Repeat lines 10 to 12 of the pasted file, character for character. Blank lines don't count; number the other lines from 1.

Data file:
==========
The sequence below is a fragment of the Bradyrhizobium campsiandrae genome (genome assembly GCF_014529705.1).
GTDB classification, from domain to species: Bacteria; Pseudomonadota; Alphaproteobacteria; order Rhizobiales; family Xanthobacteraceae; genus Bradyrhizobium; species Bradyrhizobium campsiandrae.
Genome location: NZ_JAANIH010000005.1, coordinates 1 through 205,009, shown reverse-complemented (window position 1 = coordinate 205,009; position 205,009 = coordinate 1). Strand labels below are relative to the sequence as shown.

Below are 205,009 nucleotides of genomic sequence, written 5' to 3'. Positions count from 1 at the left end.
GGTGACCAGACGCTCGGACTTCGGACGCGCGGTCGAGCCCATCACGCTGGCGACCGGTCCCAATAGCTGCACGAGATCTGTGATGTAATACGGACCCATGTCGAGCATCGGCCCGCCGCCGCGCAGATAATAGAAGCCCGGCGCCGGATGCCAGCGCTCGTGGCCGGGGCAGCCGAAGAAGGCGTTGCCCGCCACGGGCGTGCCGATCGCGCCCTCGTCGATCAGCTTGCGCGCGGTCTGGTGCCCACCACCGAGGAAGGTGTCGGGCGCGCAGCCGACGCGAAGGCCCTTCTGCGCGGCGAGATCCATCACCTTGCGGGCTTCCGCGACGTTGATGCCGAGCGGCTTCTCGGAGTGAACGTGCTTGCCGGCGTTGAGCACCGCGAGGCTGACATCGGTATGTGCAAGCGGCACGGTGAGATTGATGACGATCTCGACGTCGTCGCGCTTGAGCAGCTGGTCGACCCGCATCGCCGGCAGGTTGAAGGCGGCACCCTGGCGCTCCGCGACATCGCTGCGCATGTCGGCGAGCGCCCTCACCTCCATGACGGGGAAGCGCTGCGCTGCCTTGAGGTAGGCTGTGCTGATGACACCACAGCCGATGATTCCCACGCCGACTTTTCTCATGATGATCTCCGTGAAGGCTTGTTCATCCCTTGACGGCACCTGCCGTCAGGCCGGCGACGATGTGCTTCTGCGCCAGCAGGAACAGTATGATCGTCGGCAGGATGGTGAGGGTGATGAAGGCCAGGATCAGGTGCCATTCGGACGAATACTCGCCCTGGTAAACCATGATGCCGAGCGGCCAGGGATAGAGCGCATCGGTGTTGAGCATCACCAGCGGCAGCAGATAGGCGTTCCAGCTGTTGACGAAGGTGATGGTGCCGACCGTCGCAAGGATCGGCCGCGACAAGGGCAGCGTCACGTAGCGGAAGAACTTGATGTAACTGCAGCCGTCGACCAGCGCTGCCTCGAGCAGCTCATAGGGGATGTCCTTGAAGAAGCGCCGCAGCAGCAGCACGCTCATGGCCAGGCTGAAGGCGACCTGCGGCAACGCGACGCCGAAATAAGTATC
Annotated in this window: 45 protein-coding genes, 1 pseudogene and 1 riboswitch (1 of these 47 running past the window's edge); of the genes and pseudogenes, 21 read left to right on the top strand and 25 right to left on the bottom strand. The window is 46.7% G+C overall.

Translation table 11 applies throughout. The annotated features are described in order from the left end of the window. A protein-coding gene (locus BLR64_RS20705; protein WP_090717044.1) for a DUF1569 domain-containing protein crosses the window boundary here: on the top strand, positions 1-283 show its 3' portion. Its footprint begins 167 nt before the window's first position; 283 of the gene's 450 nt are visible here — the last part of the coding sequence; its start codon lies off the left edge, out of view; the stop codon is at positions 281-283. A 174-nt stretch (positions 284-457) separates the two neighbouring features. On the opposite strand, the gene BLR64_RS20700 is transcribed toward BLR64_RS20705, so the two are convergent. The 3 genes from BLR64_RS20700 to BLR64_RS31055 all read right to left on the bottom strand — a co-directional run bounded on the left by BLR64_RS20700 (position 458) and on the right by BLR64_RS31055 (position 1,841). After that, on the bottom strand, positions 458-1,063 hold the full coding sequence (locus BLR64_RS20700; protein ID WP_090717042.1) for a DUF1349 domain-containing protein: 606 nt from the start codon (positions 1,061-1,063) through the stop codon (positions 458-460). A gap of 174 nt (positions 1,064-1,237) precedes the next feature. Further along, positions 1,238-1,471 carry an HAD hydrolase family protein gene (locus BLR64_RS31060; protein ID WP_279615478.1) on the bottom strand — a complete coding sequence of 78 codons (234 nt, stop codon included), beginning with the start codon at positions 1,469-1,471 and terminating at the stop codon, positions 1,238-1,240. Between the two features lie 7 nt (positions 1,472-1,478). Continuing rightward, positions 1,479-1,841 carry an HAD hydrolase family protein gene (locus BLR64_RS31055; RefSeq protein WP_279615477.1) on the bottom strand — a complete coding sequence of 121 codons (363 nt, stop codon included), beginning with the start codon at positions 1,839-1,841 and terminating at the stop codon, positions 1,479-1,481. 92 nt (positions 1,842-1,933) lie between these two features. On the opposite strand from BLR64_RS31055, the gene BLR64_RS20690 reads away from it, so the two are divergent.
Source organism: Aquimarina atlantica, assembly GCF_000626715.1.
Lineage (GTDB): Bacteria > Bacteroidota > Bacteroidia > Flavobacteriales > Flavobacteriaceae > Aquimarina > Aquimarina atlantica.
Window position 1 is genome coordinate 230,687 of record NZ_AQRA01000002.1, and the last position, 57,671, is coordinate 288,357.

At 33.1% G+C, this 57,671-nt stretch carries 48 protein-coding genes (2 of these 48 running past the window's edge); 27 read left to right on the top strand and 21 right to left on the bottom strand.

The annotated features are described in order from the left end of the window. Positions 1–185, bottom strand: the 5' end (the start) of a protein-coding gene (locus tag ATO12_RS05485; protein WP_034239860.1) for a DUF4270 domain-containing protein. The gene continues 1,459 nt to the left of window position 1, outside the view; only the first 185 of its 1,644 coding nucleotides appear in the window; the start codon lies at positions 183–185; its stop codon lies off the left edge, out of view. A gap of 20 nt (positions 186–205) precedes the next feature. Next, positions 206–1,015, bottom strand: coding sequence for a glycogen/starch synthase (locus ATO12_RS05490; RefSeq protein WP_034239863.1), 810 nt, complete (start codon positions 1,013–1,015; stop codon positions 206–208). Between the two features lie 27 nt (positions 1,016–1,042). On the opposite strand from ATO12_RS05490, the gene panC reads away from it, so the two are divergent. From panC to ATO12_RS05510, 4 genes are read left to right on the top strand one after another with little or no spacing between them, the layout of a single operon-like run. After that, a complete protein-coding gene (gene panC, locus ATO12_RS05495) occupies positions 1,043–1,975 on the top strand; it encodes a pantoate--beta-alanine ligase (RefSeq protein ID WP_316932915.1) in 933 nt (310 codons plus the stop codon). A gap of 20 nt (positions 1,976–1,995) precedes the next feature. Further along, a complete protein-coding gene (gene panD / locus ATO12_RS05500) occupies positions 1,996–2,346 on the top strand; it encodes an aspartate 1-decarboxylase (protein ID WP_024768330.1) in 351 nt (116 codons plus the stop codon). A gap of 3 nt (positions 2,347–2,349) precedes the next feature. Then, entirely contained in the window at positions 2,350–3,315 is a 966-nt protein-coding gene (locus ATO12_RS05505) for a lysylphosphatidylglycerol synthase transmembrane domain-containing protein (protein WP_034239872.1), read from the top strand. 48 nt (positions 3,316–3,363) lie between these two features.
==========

Window position 1 is genome coordinate 230,687 of record NZ_AQRA01000002.1, and the last position, 57,671, is coordinate 288,357.

At 33.1% G+C, this 57,671-nt stretch carries 48 protein-coding genes (2 of these 48 running past the window's edge); 27 read left to right on the top strand and 21 right to left on the bottom strand.

The annotated features are described in order from the left end of the window. Positions 1–185, bottom strand: the 5' end (the start) of a protein-coding gene (locus tag ATO12_RS05485; protein WP_034239860.1) for a DUF4270 domain-containing protein. The gene continues 1,459 nt to the left of window position 1, outside the view; only the first 185 of its 1,644 coding nucleotides appear in the window; the start codon lies at positions 183–185; its stop codon lies off the left edge, out of view. A gap of 20 nt (positions 186–205) precedes the next feature. Next, positions 206–1,015, bottom strand: coding sequence for a glycogen/starch synthase (locus ATO12_RS05490; RefSeq protein WP_034239863.1), 810 nt, complete (start codon positions 1,013–1,015; stop codon positions 206–208). Between the two features lie 27 nt (positions 1,016–1,042). On the opposite strand from ATO12_RS05490, the gene panC reads away from it, so the two are divergent. From panC to ATO12_RS05510, 4 genes are read left to right on the top strand one after another with little or no spacing between them, the layout of a single operon-like run. After that, a complete protein-coding gene (gene panC, locus ATO12_RS05495) occupies positions 1,043–1,975 on the top strand; it encodes a pantoate--beta-alanine ligase (RefSeq protein ID WP_316932915.1) in 933 nt (310 codons plus the stop codon). A gap of 20 nt (positions 1,976–1,995) precedes the next feature. Further along, a complete protein-coding gene (gene panD / locus ATO12_RS05500) occupies positions 1,996–2,346 on the top strand; it encodes an aspartate 1-decarboxylase (protein ID WP_024768330.1) in 351 nt (116 codons plus the stop codon). A gap of 3 nt (positions 2,347–2,349) precedes the next feature. Then, entirely contained in the window at positions 2,350–3,315 is a 966-nt protein-coding gene (locus ATO12_RS05505) for a lysylphosphatidylglycerol synthase transmembrane domain-containing protein (protein WP_034239872.1), read from the top strand. 48 nt (positions 3,316–3,363) lie between these two features.